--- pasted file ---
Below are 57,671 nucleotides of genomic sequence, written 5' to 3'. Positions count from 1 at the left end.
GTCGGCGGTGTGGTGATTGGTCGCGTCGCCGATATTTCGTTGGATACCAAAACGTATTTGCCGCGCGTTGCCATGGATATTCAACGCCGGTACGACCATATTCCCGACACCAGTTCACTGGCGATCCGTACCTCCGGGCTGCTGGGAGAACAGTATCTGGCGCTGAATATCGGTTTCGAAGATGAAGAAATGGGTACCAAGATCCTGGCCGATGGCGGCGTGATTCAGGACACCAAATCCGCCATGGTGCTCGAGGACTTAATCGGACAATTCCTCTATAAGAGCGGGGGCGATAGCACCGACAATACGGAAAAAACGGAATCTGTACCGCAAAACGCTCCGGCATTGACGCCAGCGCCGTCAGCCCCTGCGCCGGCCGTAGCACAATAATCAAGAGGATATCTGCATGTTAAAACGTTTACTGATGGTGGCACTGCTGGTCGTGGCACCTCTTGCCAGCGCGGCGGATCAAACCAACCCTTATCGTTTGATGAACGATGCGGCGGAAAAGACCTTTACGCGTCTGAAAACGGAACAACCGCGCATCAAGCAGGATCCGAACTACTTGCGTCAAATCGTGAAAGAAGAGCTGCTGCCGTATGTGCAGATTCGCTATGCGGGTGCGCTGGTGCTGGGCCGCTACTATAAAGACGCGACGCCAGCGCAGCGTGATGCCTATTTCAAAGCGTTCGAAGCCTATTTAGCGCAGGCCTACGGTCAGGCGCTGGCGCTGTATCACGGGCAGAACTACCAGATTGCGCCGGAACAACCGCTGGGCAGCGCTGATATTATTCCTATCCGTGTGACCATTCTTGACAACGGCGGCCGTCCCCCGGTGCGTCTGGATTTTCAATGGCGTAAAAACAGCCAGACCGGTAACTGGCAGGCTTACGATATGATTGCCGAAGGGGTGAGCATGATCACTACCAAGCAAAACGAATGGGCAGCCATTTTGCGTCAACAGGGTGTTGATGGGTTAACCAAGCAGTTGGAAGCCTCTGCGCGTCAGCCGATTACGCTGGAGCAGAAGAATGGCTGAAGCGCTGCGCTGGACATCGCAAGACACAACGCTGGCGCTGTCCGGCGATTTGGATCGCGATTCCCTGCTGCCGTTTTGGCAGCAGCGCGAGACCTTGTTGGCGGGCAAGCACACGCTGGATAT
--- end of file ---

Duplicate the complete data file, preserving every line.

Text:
Below are 57,671 nucleotides of genomic sequence, written 5' to 3'. Positions count from 1 at the left end.
GTCGGCGGTGTGGTGATTGGTCGCGTCGCCGATATTTCGTTGGATACCAAAACGTATTTGCCGCGCGTTGCCATGGATATTCAACGCCGGTACGACCATATTCCCGACACCAGTTCACTGGCGATCCGTACCTCCGGGCTGCTGGGAGAACAGTATCTGGCGCTGAATATCGGTTTCGAAGATGAAGAAATGGGTACCAAGATCCTGGCCGATGGCGGCGTGATTCAGGACACCAAATCCGCCATGGTGCTCGAGGACTTAATCGGACAATTCCTCTATAAGAGCGGGGGCGATAGCACCGACAATACGGAAAAAACGGAATCTGTACCGCAAAACGCTCCGGCATTGACGCCAGCGCCGTCAGCCCCTGCGCCGGCCGTAGCACAATAATCAAGAGGATATCTGCATGTTAAAACGTTTACTGATGGTGGCACTGCTGGTCGTGGCACCTCTTGCCAGCGCGGCGGATCAAACCAACCCTTATCGTTTGATGAACGATGCGGCGGAAAAGACCTTTACGCGTCTGAAAACGGAACAACCGCGCATCAAGCAGGATCCGAACTACTTGCGTCAAATCGTGAAAGAAGAGCTGCTGCCGTATGTGCAGATTCGCTATGCGGGTGCGCTGGTGCTGGGCCGCTACTATAAAGACGCGACGCCAGCGCAGCGTGATGCCTATTTCAAAGCGTTCGAAGCCTATTTAGCGCAGGCCTACGGTCAGGCGCTGGCGCTGTATCACGGGCAGAACTACCAGATTGCGCCGGAACAACCGCTGGGCAGCGCTGATATTATTCCTATCCGTGTGACCATTCTTGACAACGGCGGCCGTCCCCCGGTGCGTCTGGATTTTCAATGGCGTAAAAACAGCCAGACCGGTAACTGGCAGGCTTACGATATGATTGCCGAAGGGGTGAGCATGATCACTACCAAGCAAAACGAATGGGCAGCCATTTTGCGTCAACAGGGTGTTGATGGGTTAACCAAGCAGTTGGAAGCCTCTGCGCGTCAGCCGATTACGCTGGAGCAGAAGAATGGCTGAAGCGCTGCGCTGGACATCGCAAGACACAACGCTGGCGCTGTCCGGCGATTTGGATCGCGATTCCCTGCTGCCGTTTTGGCAGCAGCGCGAGACCTTGTTGGCGGGCAAGCACACGCTGGATAT